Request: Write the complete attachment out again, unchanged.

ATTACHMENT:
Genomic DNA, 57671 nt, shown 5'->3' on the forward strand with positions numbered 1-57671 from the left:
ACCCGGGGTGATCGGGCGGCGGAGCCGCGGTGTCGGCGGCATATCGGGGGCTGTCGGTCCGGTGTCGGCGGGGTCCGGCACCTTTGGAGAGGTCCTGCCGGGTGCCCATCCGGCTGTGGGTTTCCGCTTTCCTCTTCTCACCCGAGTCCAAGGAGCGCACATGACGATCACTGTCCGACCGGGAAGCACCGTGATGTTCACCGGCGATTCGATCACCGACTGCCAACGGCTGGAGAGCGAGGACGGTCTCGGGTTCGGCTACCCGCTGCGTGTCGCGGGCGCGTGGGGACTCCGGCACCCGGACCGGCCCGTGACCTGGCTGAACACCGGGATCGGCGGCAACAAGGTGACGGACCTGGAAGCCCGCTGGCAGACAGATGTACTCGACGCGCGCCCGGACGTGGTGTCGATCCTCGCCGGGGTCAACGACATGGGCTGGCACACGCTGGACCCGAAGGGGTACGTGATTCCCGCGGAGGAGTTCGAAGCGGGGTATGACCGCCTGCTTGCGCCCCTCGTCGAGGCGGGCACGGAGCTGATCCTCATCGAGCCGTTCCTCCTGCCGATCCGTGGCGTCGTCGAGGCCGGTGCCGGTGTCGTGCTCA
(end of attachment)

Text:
Genomic DNA, 57671 nt, shown 5'->3' on the forward strand with positions numbered 1-57671 from the left:
ACCCGGGGTGATCGGGCGGCGGAGCCGCGGTGTCGGCGGCATATCGGGGGCTGTCGGTCCGGTGTCGGCGGGGTCCGGCACCTTTGGAGAGGTCCTGCCGGGTGCCCATCCGGCTGTGGGTTTCCGCTTTCCTCTTCTCACCCGAGTCCAAGGAGCGCACATGACGATCACTGTCCGACCGGGAAGCACCGTGATGTTCACCGGCGATTCGATCACCGACTGCCAACGGCTGGAGAGCGAGGACGGTCTCGGGTTCGGCTACCCGCTGCGTGTCGCGGGCGCGTGGGGACTCCGGCACCCGGACCGGCCCGTGACCTGGCTGAACACCGGGATCGGCGGCAACAAGGTGACGGACCTGGAAGCCCGCTGGCAGACAGATGTACTCGACGCGCGCCCGGACGTGGTGTCGATCCTCGCCGGGGTCAACGACATGGGCTGGCACACGCTGGACCCGAAGGGGTACGTGATTCCCGCGGAGGAGTTCGAAGCGGGGTATGACCGCCTGCTTGCGCCCCTCGTCGAGGCGGGCACGGAGCTGATCCTCATCGAGCCGTTCCTCCTGCCGATCCGTGGCGTCGTCGAGGCCGGTGCCGGTGTCGTGCTCA